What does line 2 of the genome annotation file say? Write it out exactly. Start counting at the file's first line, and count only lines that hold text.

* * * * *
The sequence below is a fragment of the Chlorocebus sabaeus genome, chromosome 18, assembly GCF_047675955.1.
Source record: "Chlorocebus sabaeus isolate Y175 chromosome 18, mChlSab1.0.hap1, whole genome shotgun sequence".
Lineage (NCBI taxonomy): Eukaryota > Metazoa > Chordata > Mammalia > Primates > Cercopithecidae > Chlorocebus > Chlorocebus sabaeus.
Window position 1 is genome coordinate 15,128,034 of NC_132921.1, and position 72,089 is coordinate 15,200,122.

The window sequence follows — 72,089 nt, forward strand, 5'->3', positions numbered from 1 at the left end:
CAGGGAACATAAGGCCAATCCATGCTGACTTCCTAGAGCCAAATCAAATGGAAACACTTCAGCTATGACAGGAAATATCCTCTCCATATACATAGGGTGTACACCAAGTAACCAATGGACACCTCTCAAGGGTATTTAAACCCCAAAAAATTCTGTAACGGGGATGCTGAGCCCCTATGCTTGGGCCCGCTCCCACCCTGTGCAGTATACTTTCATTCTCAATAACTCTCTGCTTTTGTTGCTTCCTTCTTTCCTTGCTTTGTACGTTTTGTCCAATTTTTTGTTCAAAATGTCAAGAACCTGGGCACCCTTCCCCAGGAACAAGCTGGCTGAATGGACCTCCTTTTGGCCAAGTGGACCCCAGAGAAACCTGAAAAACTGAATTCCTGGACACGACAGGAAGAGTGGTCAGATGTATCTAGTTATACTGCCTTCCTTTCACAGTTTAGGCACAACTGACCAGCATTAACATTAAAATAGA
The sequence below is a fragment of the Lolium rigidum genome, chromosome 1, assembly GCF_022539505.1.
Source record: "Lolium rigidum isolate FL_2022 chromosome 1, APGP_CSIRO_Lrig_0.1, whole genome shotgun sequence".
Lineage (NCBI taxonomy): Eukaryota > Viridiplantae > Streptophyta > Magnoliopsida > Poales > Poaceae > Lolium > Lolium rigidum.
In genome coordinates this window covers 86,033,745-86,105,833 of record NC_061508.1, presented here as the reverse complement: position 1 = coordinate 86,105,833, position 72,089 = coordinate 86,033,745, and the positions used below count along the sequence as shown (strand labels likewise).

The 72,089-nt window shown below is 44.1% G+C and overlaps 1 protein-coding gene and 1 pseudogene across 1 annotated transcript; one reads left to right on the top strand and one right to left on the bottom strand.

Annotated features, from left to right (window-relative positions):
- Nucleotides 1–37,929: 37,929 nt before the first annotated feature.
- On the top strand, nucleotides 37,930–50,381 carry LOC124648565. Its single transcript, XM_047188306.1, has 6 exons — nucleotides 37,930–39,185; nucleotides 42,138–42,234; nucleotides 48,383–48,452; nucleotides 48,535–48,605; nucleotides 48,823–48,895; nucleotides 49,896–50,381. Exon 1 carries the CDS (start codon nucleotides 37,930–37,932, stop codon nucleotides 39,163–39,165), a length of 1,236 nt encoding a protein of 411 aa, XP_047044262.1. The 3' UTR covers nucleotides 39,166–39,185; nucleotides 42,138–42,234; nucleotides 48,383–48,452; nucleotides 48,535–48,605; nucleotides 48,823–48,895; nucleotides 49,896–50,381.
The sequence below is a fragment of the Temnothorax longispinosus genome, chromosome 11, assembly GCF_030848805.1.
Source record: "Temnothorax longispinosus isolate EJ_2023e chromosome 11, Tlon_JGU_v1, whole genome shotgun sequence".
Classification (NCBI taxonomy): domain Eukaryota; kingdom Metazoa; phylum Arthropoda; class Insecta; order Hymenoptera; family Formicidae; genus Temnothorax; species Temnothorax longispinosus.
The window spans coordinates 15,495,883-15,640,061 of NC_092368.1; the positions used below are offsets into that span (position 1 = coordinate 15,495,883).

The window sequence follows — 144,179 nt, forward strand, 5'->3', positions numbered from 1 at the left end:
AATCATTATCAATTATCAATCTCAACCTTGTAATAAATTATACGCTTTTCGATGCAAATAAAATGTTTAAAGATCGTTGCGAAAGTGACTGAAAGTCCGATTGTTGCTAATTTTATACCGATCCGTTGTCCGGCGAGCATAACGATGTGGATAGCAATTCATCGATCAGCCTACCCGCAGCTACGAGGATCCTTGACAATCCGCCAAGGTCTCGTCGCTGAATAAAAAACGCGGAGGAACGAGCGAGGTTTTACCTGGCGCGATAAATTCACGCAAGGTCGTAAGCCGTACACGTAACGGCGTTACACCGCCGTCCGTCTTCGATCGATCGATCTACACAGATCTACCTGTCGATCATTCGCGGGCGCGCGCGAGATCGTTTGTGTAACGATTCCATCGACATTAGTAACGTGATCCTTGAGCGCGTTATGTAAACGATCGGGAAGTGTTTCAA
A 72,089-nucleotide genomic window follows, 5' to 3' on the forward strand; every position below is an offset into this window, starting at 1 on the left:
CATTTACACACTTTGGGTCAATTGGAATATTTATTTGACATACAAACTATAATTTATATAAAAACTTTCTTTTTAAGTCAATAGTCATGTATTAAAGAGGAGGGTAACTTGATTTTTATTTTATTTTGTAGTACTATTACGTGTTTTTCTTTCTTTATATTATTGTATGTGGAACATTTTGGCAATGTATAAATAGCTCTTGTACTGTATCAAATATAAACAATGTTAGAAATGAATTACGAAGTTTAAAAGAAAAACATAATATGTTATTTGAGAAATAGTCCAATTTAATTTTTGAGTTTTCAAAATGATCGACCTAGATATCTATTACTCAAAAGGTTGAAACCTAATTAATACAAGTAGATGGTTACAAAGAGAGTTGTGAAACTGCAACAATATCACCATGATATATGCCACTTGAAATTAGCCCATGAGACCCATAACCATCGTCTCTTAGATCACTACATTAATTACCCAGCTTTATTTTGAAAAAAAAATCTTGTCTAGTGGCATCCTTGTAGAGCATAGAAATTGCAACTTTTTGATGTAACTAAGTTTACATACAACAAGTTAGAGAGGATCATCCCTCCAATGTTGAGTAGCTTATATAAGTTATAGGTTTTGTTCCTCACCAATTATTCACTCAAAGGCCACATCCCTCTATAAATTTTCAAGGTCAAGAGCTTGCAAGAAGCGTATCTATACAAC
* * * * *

Source record: "Chlorocebus sabaeus isolate Y175 chromosome 18, mChlSab1.0.hap1, whole genome shotgun sequence".